May 5, 2009

Dr. Takatoshi ITO (The University of Tokyo) at a RCAPS Seminar:

On May 4th, (Monday) a RCAPS Seminar was held welcoming Dr. Takatoshi ITO (The University of Tokyo). The seminar was titled "Long-term Economic Development: Lessons of Japan's Experiences to Asia".

On Monday May 4th, a RCAPS sponsored seminar was held at APU. The seminar welcomed Mr. Takatoshi Ito from the University of Tokyo. His lecture was titled,"Long Term Economic Development". About 80 students and faculty attended the seminar.

Dr. Takatoshi ITO graduated Hitotsubashi University with a major in Economics. After completing a Masters degree at the Graduate School of Economics at Hitotsubashi University, he graduated Harvard University with a PhD from the Graduate School of Economics. He has worked extensively in the United States and in Japan, at Minnesota University, Hitotsubashi University, and at the University of Tokyo where in 2004 he assumed the position of professor at the Graduate School of Public Policy which he holds till present. In the meantime, he has resided at Harvard Kennedy School of Government as a visiting professor, served as Senior Advisor in the Research Department of the International Monetary Fund (IMF), and as Deputy Vice Minister for International Affairs at the Ministry of Finance, Japan. In 2004 he was President of the Japanese Economic Association. In October 2006 to October 2008, he worked as a member Council on Economic and Fiscal Policy.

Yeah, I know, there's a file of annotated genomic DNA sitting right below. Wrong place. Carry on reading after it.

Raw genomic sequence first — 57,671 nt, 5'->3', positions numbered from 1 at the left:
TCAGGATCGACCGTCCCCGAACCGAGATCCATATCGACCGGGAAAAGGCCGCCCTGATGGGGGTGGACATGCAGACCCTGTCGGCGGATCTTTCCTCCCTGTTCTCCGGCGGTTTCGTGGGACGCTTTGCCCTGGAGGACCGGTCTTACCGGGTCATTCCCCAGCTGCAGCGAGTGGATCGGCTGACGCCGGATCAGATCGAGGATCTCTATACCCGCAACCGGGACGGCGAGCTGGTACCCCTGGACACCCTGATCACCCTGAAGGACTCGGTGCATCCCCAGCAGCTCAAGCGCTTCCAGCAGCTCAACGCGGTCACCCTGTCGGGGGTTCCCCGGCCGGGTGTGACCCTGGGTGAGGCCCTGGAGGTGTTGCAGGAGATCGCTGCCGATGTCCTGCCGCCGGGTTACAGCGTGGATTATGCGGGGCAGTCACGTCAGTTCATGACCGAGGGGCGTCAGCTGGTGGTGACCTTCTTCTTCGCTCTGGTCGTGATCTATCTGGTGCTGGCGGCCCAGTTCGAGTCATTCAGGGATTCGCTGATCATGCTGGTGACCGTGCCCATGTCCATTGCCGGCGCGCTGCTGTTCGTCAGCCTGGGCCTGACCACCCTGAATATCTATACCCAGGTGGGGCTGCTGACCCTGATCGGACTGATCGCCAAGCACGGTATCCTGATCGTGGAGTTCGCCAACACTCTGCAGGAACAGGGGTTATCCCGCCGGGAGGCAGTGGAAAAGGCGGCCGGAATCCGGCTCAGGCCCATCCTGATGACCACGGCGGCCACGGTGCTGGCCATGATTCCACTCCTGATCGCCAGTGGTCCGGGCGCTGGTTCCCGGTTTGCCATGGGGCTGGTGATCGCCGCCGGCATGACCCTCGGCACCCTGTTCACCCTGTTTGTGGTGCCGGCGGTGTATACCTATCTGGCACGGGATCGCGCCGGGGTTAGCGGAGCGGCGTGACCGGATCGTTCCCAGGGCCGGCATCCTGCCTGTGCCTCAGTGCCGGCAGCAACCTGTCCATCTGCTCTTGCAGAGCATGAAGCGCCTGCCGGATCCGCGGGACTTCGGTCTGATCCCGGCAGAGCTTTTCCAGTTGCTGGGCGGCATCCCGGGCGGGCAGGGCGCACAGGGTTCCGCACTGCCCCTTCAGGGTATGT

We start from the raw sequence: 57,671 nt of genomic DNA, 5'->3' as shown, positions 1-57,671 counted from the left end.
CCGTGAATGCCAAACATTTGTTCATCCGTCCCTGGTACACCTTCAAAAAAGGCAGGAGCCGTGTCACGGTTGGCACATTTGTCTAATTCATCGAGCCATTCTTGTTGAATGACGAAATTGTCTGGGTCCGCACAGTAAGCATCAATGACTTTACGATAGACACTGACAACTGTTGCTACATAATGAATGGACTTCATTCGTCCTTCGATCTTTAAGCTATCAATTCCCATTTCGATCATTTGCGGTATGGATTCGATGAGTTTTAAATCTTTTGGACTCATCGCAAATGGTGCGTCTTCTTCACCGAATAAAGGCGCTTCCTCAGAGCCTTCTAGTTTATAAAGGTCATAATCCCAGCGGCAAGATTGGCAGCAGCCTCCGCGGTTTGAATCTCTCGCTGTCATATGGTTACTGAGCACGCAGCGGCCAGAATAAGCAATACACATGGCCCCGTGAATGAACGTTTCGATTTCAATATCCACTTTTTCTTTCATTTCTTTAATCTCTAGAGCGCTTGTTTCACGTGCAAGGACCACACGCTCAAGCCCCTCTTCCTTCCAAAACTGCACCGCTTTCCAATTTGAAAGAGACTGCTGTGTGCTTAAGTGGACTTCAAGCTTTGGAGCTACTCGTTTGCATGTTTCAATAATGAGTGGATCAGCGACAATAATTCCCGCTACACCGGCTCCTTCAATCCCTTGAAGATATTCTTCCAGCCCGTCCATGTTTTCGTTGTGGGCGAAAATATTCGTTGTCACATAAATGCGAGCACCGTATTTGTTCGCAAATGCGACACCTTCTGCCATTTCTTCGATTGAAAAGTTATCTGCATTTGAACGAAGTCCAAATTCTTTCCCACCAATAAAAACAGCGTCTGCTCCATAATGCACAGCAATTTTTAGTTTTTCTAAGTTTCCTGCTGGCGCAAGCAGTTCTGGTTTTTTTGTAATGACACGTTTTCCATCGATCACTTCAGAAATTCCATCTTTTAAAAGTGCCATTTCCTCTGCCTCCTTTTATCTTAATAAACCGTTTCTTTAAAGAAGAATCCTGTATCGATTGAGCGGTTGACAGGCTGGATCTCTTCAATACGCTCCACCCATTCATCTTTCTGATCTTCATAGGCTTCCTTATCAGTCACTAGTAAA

The lecture discussed economic development from the 1860s to 2000s, focusing on Asia, particularly on Japan. Not only did the lecture focus on economic development, but on the lessons which can be learned from Japan’s experiences to Asia. Professor Ito discussed the growth of Japan from a low-income developing country status to a gold-standard, middle-income status seen in other Asian countries (Korea and China, and other ASEAN countries to a lesser extent), to a second largest economy and the burst of the bubble in the 1990s where Japan fell into prolonged stagnation. Economic difficulties such as banking crisis, depreciation and inflation were discussed and Professor Ito made the comparison with the US today, making it evident these trends were not unique to Japan only.

After the lecture, 15 minutes were allotted for questions. Many questions were asked, a few concerning the current economic situation and the possible measures that could be taken and concerning also, what course the economy may take in the near future.

Professor Ito also advertised the UTIPE, MA/PhD Graduate School of Economics and the MPP/IP at the Graduate School of Public Policy at the University of Tokyo after his lecture.

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